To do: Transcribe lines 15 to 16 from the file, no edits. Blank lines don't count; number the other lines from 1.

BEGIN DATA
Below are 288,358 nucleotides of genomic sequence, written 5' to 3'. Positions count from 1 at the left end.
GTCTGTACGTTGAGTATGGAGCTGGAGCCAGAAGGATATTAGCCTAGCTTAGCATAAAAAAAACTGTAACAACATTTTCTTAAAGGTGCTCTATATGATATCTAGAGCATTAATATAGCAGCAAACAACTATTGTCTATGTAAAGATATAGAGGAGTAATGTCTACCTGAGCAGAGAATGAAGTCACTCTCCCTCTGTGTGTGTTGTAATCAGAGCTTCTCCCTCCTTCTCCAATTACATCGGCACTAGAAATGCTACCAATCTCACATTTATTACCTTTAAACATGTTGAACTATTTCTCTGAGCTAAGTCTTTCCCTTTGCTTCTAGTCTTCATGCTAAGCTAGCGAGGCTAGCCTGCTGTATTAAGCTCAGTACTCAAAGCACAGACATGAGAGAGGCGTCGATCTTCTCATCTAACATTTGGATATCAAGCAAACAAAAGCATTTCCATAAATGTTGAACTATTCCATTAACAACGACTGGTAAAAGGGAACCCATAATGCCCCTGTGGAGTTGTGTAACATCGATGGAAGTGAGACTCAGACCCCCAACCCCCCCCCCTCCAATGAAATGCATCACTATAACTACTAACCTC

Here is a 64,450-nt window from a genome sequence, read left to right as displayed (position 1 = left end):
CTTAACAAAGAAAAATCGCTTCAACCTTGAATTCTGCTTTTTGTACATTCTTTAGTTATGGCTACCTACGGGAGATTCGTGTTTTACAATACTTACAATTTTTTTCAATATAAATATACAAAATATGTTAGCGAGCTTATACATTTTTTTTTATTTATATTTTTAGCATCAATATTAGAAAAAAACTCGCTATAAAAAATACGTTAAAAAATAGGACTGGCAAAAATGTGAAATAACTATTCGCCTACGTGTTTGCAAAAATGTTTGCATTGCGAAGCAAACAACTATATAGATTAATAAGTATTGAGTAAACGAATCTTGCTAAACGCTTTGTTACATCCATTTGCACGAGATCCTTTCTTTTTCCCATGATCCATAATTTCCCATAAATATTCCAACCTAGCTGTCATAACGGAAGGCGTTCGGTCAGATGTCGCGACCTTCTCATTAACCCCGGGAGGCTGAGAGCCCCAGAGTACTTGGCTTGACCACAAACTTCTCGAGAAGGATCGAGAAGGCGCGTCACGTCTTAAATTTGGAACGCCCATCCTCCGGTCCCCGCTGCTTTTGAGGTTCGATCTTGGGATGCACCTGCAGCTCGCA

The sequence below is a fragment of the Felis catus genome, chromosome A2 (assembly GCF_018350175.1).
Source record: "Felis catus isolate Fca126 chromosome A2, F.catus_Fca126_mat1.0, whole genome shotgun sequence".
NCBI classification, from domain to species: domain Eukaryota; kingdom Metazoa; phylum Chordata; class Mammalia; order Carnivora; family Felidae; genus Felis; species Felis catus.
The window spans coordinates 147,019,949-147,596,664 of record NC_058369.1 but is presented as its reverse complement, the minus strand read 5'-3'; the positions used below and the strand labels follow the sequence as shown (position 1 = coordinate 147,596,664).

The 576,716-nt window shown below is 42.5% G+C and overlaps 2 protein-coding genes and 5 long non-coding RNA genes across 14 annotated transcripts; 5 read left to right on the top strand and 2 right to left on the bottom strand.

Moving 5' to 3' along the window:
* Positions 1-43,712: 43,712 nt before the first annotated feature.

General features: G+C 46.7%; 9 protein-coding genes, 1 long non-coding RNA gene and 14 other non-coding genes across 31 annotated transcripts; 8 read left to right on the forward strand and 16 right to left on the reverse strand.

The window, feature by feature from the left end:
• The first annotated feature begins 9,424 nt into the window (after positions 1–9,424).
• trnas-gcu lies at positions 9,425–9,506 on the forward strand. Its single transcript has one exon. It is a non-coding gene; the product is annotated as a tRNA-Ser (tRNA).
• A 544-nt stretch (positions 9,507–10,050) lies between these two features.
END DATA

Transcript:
• trnas-gcu lies at positions 9,425–9,506 on the forward strand. Its single transcript has one exon. It is a non-coding gene; the product is annotated as a tRNA-Ser (tRNA).
• A 544-nt stretch (positions 9,507–10,050) lies between these two features.